BIRMINGHAM, Ala. A team of UAB geneticists, doctors and biostatisticians has received $5.7 million from the U.S. Department of Defense to study and test new treatments for neurofibromatosis, or NF.
UAB is the lead research center in a nine-institution group called the NF Consortium. The coalition formed more than two years ago to design and manage multiple clinical trials held across the nation looking at new and more effective therapeutic options for adults and children diagnosed with NF.
The $5.7 million award will be shared among the NF Consortium members, with UABs research team serving as the operations center and distribution point for the government funds.
Bruce Korf, M.D., Ph.D., chair of the UAB Department of Genetics and an internationally recognized expert in neurofibromatosis type 1, said the goal of the consortium is to streamline and improve the way clinical trials are performed for this disease, and to break down past barriers to discovering and testing cutting-edge NF treatments.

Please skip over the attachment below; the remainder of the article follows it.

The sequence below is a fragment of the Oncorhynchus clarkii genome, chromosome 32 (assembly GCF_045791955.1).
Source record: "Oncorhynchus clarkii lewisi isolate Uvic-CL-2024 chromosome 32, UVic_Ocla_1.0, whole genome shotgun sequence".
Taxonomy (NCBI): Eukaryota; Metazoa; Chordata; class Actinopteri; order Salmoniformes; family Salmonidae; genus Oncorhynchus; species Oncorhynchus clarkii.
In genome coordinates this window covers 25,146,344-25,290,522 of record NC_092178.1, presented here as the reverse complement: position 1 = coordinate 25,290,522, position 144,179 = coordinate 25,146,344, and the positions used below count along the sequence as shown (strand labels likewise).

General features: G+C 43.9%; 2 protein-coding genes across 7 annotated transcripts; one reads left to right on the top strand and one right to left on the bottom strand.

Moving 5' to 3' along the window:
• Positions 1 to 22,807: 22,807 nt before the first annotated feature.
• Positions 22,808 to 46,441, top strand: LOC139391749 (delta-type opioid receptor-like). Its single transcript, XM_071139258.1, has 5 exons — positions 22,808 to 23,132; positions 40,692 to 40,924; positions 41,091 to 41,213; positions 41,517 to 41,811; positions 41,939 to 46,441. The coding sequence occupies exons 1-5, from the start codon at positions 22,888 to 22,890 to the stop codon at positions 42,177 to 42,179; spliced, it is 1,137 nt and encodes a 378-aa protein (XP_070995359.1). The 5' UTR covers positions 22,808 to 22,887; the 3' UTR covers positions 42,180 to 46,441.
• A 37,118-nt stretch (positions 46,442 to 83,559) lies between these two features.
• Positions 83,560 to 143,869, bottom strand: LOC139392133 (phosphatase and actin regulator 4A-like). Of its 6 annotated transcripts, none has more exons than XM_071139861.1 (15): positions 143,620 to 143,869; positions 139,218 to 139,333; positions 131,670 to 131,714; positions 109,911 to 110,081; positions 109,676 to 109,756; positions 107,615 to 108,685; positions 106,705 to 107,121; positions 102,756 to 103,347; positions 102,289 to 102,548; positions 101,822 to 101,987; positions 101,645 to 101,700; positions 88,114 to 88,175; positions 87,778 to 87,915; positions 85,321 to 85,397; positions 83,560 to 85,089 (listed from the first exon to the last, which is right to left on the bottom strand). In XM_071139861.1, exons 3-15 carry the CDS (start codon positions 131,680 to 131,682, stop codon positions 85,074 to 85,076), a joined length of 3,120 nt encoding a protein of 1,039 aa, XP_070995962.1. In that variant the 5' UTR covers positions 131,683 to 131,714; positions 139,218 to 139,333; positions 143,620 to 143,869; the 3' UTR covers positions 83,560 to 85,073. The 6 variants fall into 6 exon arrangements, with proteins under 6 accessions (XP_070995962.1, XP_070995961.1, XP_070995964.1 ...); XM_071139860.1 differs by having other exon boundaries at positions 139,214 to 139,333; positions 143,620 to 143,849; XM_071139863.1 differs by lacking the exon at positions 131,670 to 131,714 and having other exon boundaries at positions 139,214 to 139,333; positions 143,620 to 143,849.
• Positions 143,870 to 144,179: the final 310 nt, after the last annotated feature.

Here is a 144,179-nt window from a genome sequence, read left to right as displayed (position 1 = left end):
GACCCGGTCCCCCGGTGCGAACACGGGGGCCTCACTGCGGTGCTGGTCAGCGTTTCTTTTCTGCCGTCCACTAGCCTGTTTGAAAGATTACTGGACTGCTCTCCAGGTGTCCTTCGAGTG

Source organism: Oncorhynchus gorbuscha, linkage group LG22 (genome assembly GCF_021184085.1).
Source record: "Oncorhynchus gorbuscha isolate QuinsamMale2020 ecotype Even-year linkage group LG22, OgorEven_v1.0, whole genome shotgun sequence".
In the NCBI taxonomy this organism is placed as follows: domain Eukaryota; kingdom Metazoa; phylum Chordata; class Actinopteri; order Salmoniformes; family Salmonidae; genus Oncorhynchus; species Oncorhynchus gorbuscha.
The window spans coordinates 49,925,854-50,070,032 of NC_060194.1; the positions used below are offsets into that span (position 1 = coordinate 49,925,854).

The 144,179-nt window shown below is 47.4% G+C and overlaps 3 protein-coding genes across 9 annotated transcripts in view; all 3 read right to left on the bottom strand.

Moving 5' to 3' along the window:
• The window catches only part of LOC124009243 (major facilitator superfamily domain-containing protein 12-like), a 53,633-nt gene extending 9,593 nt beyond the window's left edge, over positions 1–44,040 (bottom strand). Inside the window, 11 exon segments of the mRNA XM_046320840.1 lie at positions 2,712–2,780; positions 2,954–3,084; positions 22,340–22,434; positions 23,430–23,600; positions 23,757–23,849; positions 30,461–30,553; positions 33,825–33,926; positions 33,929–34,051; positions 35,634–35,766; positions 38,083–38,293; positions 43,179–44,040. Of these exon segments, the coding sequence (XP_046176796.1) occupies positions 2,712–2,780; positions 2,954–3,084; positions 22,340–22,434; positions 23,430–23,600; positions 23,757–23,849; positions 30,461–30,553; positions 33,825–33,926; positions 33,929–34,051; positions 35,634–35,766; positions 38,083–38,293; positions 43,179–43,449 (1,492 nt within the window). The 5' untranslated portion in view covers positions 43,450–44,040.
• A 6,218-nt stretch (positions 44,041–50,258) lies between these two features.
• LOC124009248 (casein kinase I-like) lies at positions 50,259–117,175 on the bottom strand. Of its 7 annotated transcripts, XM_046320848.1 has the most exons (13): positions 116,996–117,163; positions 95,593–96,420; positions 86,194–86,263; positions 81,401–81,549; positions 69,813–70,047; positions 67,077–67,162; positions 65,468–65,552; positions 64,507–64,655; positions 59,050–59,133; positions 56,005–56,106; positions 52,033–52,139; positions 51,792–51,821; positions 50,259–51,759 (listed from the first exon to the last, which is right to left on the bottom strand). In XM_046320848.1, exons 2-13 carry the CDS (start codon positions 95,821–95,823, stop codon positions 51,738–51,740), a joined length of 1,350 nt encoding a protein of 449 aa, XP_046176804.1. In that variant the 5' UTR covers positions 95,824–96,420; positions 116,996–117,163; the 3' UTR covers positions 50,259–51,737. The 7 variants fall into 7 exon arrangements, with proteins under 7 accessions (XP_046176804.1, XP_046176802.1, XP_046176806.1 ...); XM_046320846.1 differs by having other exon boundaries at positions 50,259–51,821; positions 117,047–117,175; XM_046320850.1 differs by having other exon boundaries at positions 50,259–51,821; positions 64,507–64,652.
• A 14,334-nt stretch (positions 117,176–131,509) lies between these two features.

We expect results from the NF Consortium studies to provide a wider range of therapeutic options for patients with the goal of reducing the rates of tumor growth, and improving quality of life, Korf said.
By monitoring not only the clinical outcomes, but the effects of therapies on molecular targets, it will be possible to better understand NF as a disease, he said.
The other eight participating institutions are Childrens Hospital Boston, Childrens Hospital of Philadelphia, Childrens National Medical Center in Washington, D.C., Cincinnati Childrens Hospital Medical Center, Washington University in St. Louis, the University of Chicago, the University of Utah in Salt Lake City, and the National Cancer Institute in Bethesda, Md.
Often diagnosed in childhood, NF is a hereditary condition that causes tumors to grow on nerve tissue that affects many bodily systems. As the tumors grow, they can press on vital area
|Contact: Troy Goodman|
University of Alabama at Birmingham